Written by Sophia Sountsova
VP Skill 2018-2019
The years of working 40+ hour weeks at your office desk are long gone – at least for the rest of this year.
There have been a lot of discussions surrounding “flexible” work arrangements over the past few years - it’s the word every company seems to flash when recruiting new talent. A flexible workplace usually means a job that offers you a good work-life balance - more and more people of all generations are looking for this. Part of a flexible work arrangement is a flexible schedule deviating from the general 9 – 5: condensed schedules or varying hours while working from home.
Before 2020, working from home was frowned upon by a lot of companies. It was thought to be infeasible and too difficult to even attempt. Employers didn’t want to deal with the technology, the lack of control, and the possible lack of productivity. No one could’ve even imagined that we would all live through a pandemic that would force us to work from home.
In my opinion, the normalization of working remotely was bound to happen one way or another and, frankly, happened way too late. Working from home should have become the norm back when employees first started taking home their work laptops. I recall, around half a decade ago, my father coming home from work at 6 PM, opening up his work laptop and continuing to work from home. I remember my mother working on weekends. If they were able to work from home on evenings and weekends, why were they not allowed to work from home for a full workday a couple of times a month?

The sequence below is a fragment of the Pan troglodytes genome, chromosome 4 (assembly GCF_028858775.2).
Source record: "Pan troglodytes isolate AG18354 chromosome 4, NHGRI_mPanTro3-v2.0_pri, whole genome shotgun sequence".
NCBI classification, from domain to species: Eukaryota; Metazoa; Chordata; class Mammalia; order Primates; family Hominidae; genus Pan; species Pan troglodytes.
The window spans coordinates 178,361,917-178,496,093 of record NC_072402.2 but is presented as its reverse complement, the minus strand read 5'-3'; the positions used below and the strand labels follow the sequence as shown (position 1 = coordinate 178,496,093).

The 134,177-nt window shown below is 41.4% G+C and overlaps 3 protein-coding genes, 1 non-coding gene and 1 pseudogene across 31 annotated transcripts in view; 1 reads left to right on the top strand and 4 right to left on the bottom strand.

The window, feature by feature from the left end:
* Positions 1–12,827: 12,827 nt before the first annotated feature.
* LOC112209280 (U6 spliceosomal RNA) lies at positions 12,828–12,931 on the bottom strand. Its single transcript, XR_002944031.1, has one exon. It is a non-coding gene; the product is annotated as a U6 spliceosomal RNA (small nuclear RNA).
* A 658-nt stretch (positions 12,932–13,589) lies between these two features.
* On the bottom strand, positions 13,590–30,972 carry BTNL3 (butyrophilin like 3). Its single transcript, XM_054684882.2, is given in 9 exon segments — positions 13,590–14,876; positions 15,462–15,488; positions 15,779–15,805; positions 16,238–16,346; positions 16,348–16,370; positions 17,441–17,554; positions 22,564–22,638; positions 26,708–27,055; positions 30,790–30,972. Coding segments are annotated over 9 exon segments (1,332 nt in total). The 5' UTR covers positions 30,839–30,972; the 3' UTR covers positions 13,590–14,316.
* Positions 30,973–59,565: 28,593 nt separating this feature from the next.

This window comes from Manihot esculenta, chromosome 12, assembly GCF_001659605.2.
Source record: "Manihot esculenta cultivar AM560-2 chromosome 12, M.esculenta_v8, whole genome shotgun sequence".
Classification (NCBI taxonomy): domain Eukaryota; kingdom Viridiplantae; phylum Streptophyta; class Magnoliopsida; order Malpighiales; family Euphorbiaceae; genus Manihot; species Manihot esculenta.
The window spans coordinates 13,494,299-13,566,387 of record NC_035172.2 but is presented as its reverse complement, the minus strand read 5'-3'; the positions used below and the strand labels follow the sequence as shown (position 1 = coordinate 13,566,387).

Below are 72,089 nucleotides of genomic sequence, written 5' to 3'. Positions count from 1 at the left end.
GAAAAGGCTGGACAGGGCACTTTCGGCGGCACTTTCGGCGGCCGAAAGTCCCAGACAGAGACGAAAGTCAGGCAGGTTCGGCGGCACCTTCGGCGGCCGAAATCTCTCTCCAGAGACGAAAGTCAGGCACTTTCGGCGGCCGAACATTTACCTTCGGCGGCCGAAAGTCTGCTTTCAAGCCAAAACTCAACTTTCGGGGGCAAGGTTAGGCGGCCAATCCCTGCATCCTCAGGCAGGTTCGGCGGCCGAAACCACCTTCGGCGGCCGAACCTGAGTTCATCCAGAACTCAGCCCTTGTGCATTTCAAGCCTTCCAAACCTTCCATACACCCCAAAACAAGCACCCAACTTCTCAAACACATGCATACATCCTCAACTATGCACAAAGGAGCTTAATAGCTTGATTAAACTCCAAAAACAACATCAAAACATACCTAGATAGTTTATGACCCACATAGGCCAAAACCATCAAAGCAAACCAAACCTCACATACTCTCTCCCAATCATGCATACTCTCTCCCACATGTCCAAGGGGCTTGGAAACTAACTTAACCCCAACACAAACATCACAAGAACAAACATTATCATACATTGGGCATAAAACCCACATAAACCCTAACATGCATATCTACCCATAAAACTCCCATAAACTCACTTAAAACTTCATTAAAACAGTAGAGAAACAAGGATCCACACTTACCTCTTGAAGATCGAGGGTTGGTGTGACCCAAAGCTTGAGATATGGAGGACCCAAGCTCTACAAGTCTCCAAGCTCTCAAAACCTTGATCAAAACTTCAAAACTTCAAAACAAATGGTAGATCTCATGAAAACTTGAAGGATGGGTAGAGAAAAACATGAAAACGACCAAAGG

I worked at a company that offered the potential to work from home on Fridays. No one was forced into it, but if you wanted to, you could. In my department, there was no judgement around it either – the majority worked from home and a few people who could not be productive at home worked at the office. It was a win-win as we had plenty of time to have in-person meetings throughout the week, but we were also able to sleep in on Fridays and work from home. For me, this was ideal. Going forward, I would prefer a mix of an in-person/remote work week as it would provide me the balance of connecting with my coworkers at the office while having a few days to myself to concentrate on work, not to mention mornings to myself instead of commuting!
The negative connotations surrounding working from home or leaving work early to take care of something in your personal life needs to disappear. True flexibility would be offering your employees the freedom to do as they’d like – for instance, work from home when they have no in-person meetings at the office or, instead, work at the office if they cannot focus at home. I believe that employees would be more productive if their working styles were tailored to them specifically. Some prefer to work at the office, and some don’t, depending on what an employee has going on that day (such as a doctor’s appointment in the early morning or taking their children to school).
Lastly, I’d like to quickly discuss the ability to transition to 100% online – some companies were not prepared at all. When I was applying for jobs in Canada while studying abroad, I noticed that a lot of companies had technical difficulties during the online interview or did not offer online interviews at all! To think how many candidates got rejected simply because they weren’t in the same country city as the company they were applying to! (side note: to think how many candidates got rejected because of a disability which prevents them from going into the office for an interview. It’s not just international people who are affected by these things)
Barriers are already breaking down – I am seeing more and more WFH job ads open to all Canadians. I even saw a few ads recruiting from all over the world! This is amazing and will help recruiters find top talent, not to mention the benefits from an increased insight into international markets and cut costs from the reduction of office space.
Overall, it is refreshing to finally see companies adapting to online working. Hopefully, they continue to adapt, change and stay flexible so that we are able to work in whichever way we excel. I am itching to go back to the office, but I know that going forward I would benefit from working from home a few times a month.
My cohort at work on March 6th, 2020, a week before we all began working from home